NewspaperTree.com Blog

El Paso-centric info and commentary from the Center of North America

The ethics commission is still a political football; kickoff is Monday

You all remember the ethics bill in the state Legislature. If you forgot, click here for NPT archives found using the search words “ethics legislature.”

That was the easy part. Now the county has to figure out how to implement an Ethics Commission. Coming in the heat of an election season, with public corruption cases working through the court system, that’s going to be one hell of a fight. Speaking of which, we missed the County Commissioners’ Court meeting yesterday, but heard that the battle already has begun.

Using a football analogy (yes, baseball is America’s Pastime, but c’mon, more people watch freakin’ exhibition football watch baseball games that count), this event Monday can be considered the kickoff in the effort to create an El Paso Ethics Commission.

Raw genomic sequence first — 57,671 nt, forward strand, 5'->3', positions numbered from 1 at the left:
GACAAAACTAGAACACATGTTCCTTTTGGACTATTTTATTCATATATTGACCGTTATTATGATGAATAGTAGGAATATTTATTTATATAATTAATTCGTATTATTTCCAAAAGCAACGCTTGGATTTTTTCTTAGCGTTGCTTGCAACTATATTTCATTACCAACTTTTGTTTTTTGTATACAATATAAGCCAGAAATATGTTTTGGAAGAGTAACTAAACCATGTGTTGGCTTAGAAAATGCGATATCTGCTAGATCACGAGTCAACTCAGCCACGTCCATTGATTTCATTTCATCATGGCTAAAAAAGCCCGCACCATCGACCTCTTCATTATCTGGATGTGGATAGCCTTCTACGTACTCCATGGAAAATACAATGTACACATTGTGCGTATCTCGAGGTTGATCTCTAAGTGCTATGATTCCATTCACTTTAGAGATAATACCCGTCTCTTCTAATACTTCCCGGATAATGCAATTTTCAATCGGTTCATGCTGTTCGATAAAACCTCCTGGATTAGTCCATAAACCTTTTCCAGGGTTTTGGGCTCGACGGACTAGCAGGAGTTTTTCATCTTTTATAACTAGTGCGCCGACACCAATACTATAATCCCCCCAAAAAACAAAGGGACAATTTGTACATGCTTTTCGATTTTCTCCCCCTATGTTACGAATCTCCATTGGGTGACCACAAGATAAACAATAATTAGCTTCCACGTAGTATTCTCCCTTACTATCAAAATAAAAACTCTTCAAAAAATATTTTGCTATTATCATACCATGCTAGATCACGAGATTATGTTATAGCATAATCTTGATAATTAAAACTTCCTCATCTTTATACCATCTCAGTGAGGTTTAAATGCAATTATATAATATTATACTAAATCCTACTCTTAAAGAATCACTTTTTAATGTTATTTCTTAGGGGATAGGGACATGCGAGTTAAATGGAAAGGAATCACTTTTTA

Representative Márquez and Senator Shapleigh to Hold Press Conference Urging County Action on Ethics Bill

EL PASO, TX- The El Paso delegation, following a milestone legislative triumph during the 81st legislative session, is currently working to ensure that SB 1368, the El Paso County Ethics Bill, takes effect in El Paso after it becomes enacted into law on September 1st, 2009. State Representative Marisa Márquez (D-El Paso) and State Senator Eliot Shapleigh (D-El Paso) who led the fight for ethics reform, will collaborate on a joint statement to the press on August 24, 2009.